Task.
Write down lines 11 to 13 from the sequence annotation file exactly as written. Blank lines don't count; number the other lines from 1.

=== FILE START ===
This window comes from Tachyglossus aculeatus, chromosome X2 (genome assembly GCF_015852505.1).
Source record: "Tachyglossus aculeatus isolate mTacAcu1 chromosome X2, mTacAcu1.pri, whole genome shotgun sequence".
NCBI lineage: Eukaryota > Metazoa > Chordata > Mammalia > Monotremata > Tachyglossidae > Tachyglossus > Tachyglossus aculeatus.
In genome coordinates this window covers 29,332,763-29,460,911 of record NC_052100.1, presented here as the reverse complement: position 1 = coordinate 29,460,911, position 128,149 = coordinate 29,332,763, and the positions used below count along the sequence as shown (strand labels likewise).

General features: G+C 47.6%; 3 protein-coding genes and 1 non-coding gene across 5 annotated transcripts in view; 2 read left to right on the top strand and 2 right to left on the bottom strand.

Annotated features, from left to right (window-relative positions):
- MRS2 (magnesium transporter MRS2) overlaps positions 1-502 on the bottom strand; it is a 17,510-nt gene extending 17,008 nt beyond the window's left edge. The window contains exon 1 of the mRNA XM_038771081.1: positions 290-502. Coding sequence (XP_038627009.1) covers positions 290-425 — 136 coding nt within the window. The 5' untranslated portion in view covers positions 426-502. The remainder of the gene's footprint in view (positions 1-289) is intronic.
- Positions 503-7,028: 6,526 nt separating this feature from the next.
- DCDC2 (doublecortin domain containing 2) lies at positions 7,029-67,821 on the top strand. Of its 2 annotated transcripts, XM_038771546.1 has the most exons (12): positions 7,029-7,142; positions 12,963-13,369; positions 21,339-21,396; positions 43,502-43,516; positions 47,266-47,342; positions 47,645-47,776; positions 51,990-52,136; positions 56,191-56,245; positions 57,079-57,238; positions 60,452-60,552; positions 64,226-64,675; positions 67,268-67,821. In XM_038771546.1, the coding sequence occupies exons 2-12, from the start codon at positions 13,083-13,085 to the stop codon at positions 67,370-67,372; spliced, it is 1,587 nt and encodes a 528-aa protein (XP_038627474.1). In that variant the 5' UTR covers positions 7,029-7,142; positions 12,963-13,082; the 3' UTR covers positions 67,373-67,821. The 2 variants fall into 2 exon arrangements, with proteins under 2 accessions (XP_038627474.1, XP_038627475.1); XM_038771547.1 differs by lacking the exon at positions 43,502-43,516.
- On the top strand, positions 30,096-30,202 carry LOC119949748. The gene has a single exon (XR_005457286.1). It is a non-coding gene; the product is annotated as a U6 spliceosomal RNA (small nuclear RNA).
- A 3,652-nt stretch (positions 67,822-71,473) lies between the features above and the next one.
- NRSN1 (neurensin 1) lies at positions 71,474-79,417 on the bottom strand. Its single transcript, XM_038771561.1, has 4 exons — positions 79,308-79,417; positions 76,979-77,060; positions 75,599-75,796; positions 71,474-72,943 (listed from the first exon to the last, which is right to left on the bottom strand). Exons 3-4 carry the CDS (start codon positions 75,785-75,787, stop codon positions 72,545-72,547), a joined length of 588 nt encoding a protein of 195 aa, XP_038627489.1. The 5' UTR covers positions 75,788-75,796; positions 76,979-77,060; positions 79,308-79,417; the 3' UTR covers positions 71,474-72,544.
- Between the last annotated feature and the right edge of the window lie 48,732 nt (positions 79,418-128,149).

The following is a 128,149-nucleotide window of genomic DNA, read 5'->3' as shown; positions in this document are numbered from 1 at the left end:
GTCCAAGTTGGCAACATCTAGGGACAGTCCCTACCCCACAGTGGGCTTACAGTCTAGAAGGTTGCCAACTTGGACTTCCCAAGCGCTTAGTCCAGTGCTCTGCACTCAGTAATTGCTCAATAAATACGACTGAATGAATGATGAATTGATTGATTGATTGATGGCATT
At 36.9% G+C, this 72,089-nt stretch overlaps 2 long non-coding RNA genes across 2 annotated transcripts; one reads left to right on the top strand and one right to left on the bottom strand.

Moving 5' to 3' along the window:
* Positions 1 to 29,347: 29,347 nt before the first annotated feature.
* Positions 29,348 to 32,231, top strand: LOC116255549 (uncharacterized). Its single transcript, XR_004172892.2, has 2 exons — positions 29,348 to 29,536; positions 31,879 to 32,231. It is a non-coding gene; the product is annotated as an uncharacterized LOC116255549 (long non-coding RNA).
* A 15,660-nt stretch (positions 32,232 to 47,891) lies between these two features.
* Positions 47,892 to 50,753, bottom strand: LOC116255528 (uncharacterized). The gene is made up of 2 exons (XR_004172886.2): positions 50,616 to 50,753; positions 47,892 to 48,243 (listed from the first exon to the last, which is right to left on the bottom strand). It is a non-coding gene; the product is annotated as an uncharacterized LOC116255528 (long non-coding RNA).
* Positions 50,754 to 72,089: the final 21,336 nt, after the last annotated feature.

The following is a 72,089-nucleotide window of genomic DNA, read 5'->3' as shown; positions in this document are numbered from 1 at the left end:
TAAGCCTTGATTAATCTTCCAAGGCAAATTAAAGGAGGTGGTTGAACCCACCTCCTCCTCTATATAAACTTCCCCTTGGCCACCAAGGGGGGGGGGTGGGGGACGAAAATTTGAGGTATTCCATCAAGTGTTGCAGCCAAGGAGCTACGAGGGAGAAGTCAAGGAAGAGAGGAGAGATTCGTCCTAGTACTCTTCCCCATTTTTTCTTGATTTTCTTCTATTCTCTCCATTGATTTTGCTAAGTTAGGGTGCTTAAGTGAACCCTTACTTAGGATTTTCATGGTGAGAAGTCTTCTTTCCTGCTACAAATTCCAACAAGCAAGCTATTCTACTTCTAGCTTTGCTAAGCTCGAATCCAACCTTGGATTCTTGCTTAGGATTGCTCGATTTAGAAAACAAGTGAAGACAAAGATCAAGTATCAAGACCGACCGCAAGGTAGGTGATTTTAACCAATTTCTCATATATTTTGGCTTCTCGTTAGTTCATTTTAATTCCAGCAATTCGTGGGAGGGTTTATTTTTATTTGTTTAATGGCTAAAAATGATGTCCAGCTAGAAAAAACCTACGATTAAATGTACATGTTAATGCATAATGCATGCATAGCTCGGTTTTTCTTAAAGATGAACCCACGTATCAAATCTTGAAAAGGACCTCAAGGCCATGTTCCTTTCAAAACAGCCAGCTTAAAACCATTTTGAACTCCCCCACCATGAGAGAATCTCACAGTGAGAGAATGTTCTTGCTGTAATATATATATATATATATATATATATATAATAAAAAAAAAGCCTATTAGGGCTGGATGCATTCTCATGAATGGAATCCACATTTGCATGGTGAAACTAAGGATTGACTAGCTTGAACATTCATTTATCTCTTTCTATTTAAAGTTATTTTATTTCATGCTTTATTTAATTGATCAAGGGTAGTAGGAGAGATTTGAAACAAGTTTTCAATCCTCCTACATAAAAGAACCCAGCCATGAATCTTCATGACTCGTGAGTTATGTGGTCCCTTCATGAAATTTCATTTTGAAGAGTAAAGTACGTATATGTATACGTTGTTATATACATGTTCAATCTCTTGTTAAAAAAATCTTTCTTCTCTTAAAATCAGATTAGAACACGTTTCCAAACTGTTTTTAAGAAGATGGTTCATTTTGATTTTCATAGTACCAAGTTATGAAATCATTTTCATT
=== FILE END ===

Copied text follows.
- A 3,652-nt stretch (positions 67,822-71,473) lies between the features above and the next one.
- NRSN1 (neurensin 1) lies at positions 71,474-79,417 on the bottom strand. Its single transcript, XM_038771561.1, has 4 exons — positions 79,308-79,417; positions 76,979-77,060; positions 75,599-75,796; positions 71,474-72,943 (listed from the first exon to the last, which is right to left on the bottom strand). Exons 3-4 carry the CDS (start codon positions 75,785-75,787, stop codon positions 72,545-72,547), a joined length of 588 nt encoding a protein of 195 aa, XP_038627489.1. The 5' UTR covers positions 75,788-75,796; positions 76,979-77,060; positions 79,308-79,417; the 3' UTR covers positions 71,474-72,544.
- Between the last annotated feature and the right edge of the window lie 48,732 nt (positions 79,418-128,149).